Choosing to challenge on International Women’s Day 2021

To mark International Women’s Day 2021, Lisa Dowd-Patel talks about how she has chosen to challenge gender stereotypes throughout her career and how she’s working to improve gender balance as a part of RSA Balance.

Take a moment and in your mind picture a CEO, an Astronaut or a Doctor.

Did you think of a man or a woman? Many of us believe that we are not biased against people who are different to us, that we are all inclusive. However, there are many gender stereotypes. Some may seem perfectly innocent. For example, men are better drivers or women are more motherly. They may seem like harmless assumptions, but subconsciously they reinforce gender inequalities between men and women. Women can be excellent drivers the same as men can be very nurturing.

I was raised by a single mother in Liverpool and was the first person in my family to go to university. I moved to London in 2005 and started working on a graduate programme at an engineering company. Looking back now it was a very masculine environment, but it was my first professional job. I didn’t know any different and I was just delighted to have moved to the capital. I was very fortunate that I had a supportive manager. I was the first finance graduate they had employed, as they had only ever taken on engineering graduates before me, and he was determined to make his protégé a success.

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Me at my desk in my first job.

Choosing to challenge

As a management accountant I was responsible for the monthly reporting and telling the operations director that he was overspending. I remember one meeting with our American shareholders, when I walked into the room one of them said he would like a coffee with 2 sugars. My colleague quickly clarified that I wasn’t the tea lady and the meeting reconvened. Instead of taking it personally I decided to see the funny side, but more importantly I made the decision to work hard and prove my seat at the table. I chose to challenge his stereotype of me.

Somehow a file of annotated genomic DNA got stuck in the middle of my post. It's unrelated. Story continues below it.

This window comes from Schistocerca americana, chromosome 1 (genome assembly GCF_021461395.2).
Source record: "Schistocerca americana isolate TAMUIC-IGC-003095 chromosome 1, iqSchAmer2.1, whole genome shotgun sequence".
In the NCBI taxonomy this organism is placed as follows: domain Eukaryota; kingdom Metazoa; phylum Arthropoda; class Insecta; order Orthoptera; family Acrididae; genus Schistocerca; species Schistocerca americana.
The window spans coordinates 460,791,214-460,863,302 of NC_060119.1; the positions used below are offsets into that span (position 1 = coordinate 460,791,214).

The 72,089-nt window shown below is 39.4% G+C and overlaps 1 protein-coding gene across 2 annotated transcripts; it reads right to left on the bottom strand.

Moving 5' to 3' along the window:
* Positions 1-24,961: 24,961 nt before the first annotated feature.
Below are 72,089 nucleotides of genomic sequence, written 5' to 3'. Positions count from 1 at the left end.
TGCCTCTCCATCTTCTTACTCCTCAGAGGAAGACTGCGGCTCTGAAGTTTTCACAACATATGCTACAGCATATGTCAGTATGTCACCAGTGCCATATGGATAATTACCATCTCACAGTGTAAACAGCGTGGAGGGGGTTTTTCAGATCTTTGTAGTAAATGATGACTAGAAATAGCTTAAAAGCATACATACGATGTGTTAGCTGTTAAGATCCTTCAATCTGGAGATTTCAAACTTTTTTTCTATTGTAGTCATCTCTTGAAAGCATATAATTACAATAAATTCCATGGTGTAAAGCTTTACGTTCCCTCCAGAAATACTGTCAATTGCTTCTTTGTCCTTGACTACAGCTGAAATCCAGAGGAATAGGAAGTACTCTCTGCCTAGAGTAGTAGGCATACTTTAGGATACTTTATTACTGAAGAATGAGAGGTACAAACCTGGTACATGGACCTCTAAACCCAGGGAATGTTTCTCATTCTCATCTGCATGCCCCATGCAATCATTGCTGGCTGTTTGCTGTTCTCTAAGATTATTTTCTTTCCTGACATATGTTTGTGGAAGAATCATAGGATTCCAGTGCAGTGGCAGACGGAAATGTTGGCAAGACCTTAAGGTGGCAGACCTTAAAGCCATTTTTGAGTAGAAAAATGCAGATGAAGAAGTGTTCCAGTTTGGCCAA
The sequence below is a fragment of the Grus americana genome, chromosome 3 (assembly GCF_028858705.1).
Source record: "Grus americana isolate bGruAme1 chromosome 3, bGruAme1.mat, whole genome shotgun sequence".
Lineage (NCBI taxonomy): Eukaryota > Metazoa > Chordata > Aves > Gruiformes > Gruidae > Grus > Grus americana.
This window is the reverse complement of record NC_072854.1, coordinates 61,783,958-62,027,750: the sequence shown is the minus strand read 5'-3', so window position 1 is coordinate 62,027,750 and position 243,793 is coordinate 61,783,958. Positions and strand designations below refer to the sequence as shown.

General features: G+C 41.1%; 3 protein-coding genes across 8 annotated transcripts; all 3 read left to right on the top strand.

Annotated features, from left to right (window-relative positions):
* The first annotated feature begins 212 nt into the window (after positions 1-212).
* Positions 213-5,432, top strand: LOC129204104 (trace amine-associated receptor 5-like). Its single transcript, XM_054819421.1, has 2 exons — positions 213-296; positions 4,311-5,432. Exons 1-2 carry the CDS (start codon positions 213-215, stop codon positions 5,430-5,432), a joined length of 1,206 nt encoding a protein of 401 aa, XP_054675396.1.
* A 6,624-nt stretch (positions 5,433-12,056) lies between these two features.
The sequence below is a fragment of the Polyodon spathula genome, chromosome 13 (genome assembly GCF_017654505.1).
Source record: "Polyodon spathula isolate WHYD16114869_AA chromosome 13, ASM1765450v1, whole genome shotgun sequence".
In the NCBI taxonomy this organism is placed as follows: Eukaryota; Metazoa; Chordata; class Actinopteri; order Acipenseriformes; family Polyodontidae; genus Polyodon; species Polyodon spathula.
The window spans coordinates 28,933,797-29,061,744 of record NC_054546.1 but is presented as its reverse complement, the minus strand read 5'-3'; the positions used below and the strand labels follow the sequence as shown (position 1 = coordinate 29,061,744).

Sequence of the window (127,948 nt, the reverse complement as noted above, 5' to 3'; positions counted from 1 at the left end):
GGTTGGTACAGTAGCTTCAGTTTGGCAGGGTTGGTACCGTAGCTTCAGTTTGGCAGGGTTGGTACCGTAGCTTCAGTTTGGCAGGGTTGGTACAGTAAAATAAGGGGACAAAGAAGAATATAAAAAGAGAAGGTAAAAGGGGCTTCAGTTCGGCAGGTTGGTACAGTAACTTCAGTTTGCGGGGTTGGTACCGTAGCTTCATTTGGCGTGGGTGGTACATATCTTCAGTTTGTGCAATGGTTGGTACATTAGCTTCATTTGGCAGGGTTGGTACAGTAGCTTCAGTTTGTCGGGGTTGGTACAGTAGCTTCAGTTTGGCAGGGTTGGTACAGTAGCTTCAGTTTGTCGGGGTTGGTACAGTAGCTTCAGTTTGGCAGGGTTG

After that I moved on to work at an investment bank – another male-dominated industry. I worked for the only female Managing Director in technology and data at the time. She was a positive and inspiring role model for me and so many others. She was a mother, a high-flying MD and was always surprised when people questioned why she was both, and not just one or the other. When anyone ever asked her how she managed it her response was always ‘why wouldn’t I?’.

Fast forward 15 years and gender bias is not as blatant; however, it does still exist. From comments said in jest that mother’s leaving work early for childcare are part timers, to those off on maternity leave are taking a holiday or are not serious about their career. For me at least, I do not to take people’s stereotypes personally. Everyone has a different background and their prior experience leads them to their opinions and beliefs, that is what makes us all unique. Most of the time people do not intentionally set out to upset others. We do however all have a responsibility to speak up when something doesn’t sit right with us.

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I hope that when my daughters come to working age that gender balance is no longer a debate.

I will pledge to take the driving seat

Only when we continue the conversation and call others out do we raise awareness and educate each other. Choose to challenge. If you’re in a meeting and someone says something that you are not comfortable with, say it. If someone’s voice is not being heard when they share good ideas, say it. When you are hiring, take a chance on someone different to yourself. We all make choices every day based on the information we are presented with, but it is up to each one of us to make the right choice.

I am now a mother of two daughters, and I really do hope that when they come to working age gender balance will no longer be a debate. The Easter half term is coming up and my daughter chose the cricket club over ballet, much to my husband’s delight. We gave her the choice and that is what she chose, she didn’t even consider that she shouldn’t be playing cricket. However, I still need to convince my husband that I can drive as well as he can. Instead of letting him drive when we are together, I will pledge today to take the driving seat regardless of the faces he pulls or the remarks he makes. Nobody said change is easy.

That goes for work also. Today we have re-launched RSA Balance, an employee resource group which aims to empower women to achieve their personal and professional goals, tackle prejudice and stereotyping and help RSA become a leader known for supporting gender balance in our market.